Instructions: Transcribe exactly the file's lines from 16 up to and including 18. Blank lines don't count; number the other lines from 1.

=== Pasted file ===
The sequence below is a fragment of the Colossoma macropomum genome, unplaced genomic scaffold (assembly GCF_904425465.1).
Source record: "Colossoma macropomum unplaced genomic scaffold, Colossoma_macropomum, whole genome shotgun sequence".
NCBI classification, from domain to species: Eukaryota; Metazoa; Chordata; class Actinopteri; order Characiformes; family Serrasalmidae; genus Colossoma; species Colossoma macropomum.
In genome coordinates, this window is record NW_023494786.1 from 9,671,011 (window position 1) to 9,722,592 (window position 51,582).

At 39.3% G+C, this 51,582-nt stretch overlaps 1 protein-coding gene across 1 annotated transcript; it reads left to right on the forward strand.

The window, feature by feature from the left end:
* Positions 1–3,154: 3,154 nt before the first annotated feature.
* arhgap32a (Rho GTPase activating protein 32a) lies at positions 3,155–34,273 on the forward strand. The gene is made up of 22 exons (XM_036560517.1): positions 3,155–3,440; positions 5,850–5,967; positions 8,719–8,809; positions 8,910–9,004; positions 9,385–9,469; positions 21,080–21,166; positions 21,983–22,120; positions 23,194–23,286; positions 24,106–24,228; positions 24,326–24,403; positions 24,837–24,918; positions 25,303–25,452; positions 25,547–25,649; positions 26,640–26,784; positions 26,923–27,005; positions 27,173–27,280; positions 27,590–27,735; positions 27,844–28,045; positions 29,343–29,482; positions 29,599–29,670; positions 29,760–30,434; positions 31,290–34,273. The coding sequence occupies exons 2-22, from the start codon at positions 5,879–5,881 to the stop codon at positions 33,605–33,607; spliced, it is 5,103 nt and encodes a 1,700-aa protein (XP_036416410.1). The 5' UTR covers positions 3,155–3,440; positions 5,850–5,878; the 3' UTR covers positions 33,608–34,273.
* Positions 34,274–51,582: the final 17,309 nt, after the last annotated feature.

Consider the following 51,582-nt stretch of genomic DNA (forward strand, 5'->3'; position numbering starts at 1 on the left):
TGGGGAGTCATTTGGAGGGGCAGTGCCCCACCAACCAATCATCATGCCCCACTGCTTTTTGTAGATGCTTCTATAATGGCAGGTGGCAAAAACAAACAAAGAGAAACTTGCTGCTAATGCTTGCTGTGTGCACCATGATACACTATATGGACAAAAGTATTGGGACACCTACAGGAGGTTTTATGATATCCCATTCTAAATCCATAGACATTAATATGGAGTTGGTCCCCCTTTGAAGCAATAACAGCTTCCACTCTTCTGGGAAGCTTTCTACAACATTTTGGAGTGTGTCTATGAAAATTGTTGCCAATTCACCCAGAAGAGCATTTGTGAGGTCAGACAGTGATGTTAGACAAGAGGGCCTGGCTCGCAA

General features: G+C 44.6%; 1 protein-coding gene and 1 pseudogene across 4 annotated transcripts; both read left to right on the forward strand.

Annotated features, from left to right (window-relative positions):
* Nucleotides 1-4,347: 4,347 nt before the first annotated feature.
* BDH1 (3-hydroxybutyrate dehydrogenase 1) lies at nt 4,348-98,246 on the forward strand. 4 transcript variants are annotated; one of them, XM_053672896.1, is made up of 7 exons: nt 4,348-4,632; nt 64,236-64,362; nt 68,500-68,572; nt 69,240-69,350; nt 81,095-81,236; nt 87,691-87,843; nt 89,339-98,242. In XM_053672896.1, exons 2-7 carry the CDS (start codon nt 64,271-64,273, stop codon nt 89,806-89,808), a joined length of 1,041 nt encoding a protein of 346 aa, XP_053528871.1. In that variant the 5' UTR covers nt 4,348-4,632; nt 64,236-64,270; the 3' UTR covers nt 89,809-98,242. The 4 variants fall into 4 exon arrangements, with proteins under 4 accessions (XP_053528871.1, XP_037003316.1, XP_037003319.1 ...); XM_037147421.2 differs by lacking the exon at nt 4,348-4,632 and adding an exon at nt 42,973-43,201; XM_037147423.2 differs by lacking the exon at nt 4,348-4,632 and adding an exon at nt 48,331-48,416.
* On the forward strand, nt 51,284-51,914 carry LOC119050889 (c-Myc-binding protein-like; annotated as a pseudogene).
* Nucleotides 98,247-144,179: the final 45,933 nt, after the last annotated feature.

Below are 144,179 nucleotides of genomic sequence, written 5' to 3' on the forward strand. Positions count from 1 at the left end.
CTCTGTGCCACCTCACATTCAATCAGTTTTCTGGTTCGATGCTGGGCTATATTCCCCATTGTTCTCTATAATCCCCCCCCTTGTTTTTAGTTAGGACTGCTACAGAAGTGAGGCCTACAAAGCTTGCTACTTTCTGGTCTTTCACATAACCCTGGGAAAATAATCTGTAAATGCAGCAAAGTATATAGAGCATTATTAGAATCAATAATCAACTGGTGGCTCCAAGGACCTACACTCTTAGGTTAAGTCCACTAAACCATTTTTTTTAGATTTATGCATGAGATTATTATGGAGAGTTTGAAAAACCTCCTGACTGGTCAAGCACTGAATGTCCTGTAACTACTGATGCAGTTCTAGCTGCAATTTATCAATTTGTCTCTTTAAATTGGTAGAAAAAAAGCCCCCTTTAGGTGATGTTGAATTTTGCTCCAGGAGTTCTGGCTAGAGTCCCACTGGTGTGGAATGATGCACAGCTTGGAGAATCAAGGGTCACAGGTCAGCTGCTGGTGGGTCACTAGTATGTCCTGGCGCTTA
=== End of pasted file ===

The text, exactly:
* On the forward strand, nt 51,284-51,914 carry LOC119050889 (c-Myc-binding protein-like; annotated as a pseudogene).
* Nucleotides 98,247-144,179: the final 45,933 nt, after the last annotated feature.

Below are 144,179 nucleotides of genomic sequence, written 5' to 3' on the forward strand. Positions count from 1 at the left end.